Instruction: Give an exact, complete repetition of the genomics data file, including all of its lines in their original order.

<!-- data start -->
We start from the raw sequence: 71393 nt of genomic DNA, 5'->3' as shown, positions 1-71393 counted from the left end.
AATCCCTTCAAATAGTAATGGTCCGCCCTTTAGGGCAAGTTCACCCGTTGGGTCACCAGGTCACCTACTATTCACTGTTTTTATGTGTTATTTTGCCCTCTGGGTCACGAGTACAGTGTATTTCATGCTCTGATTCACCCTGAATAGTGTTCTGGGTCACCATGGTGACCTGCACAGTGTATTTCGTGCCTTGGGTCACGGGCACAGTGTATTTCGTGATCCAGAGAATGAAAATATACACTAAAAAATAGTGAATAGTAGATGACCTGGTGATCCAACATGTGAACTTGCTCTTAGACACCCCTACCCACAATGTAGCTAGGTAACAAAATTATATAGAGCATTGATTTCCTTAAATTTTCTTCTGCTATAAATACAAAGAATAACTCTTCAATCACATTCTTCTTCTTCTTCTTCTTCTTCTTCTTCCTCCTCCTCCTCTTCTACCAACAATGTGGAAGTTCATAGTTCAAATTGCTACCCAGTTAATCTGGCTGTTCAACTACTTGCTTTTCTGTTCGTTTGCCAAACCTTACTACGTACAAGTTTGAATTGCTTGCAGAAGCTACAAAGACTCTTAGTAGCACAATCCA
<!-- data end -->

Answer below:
We start from the raw sequence: 71393 nt of genomic DNA, 5'->3' as shown, positions 1-71393 counted from the left end.
AATCCCTTCAAATAGTAATGGTCCGCCCTTTAGGGCAAGTTCACCCGTTGGGTCACCAGGTCACCTACTATTCACTGTTTTTATGTGTTATTTTGCCCTCTGGGTCACGAGTACAGTGTATTTCATGCTCTGATTCACCCTGAATAGTGTTCTGGGTCACCATGGTGACCTGCACAGTGTATTTCGTGCCTTGGGTCACGGGCACAGTGTATTTCGTGATCCAGAGAATGAAAATATACACTAAAAAATAGTGAATAGTAGATGACCTGGTGATCCAACATGTGAACTTGCTCTTAGACACCCCTACCCACAATGTAGCTAGGTAACAAAATTATATAGAGCATTGATTTCCTTAAATTTTCTTCTGCTATAAATACAAAGAATAACTCTTCAATCACATTCTTCTTCTTCTTCTTCTTCTTCTTCTTCCTCCTCCTCCTCTTCTACCAACAATGTGGAAGTTCATAGTTCAAATTGCTACCCAGTTAATCTGGCTGTTCAACTACTTGCTTTTCTGTTCGTTTGCCAAACCTTACTACGTACAAGTTTGAATTGCTTGCAGAAGCTACAAAGACTCTTAGTAGCACAATCCA